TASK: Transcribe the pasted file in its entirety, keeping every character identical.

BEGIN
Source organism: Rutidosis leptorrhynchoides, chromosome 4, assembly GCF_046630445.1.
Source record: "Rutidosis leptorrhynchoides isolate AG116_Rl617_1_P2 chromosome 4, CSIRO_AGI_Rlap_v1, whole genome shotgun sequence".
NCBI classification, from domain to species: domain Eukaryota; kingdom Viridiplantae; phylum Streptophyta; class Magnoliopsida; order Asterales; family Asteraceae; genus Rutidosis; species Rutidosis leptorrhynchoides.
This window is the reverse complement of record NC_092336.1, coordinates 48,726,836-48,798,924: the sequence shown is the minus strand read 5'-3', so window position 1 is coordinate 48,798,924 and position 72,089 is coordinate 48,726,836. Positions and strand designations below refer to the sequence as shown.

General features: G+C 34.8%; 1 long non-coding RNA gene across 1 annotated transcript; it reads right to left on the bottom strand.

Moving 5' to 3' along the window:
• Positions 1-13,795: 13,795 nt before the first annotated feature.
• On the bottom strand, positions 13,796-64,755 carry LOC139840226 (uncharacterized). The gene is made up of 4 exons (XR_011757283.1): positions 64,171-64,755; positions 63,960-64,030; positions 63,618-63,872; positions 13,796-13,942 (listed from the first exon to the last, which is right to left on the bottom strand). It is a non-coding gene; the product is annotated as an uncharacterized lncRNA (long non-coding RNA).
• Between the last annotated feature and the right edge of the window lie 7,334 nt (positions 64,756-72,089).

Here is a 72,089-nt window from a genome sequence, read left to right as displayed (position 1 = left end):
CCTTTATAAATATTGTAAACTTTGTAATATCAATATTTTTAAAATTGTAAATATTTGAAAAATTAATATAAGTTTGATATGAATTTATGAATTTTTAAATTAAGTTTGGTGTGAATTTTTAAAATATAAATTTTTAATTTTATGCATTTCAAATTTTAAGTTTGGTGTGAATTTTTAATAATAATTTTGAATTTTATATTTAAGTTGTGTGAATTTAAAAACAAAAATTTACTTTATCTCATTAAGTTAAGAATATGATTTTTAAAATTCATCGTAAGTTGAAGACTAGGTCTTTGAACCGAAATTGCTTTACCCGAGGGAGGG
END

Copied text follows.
Source organism: Rutidosis leptorrhynchoides, chromosome 4, assembly GCF_046630445.1.
Source record: "Rutidosis leptorrhynchoides isolate AG116_Rl617_1_P2 chromosome 4, CSIRO_AGI_Rlap_v1, whole genome shotgun sequence".
NCBI classification, from domain to species: domain Eukaryota; kingdom Viridiplantae; phylum Streptophyta; class Magnoliopsida; order Asterales; family Asteraceae; genus Rutidosis; species Rutidosis leptorrhynchoides.
This window is the reverse complement of record NC_092336.1, coordinates 48,726,836-48,798,924: the sequence shown is the minus strand read 5'-3', so window position 1 is coordinate 48,798,924 and position 72,089 is coordinate 48,726,836. Positions and strand designations below refer to the sequence as shown.

General features: G+C 34.8%; 1 long non-coding RNA gene across 1 annotated transcript; it reads right to left on the bottom strand.

Moving 5' to 3' along the window:
• Positions 1-13,795: 13,795 nt before the first annotated feature.
• On the bottom strand, positions 13,796-64,755 carry LOC139840226 (uncharacterized). The gene is made up of 4 exons (XR_011757283.1): positions 64,171-64,755; positions 63,960-64,030; positions 63,618-63,872; positions 13,796-13,942 (listed from the first exon to the last, which is right to left on the bottom strand). It is a non-coding gene; the product is annotated as an uncharacterized lncRNA (long non-coding RNA).
• Between the last annotated feature and the right edge of the window lie 7,334 nt (positions 64,756-72,089).

Here is a 72,089-nt window from a genome sequence, read left to right as displayed (position 1 = left end):
CCTTTATAAATATTGTAAACTTTGTAATATCAATATTTTTAAAATTGTAAATATTTGAAAAATTAATATAAGTTTGATATGAATTTATGAATTTTTAAATTAAGTTTGGTGTGAATTTTTAAAATATAAATTTTTAATTTTATGCATTTCAAATTTTAAGTTTGGTGTGAATTTTTAATAATAATTTTGAATTTTATATTTAAGTTGTGTGAATTTAAAAACAAAAATTTACTTTATCTCATTAAGTTAAGAATATGATTTTTAAAATTCATCGTAAGTTGAAGACTAGGTCTTTGAACCGAAATTGCTTTACCCGAGGGAGGG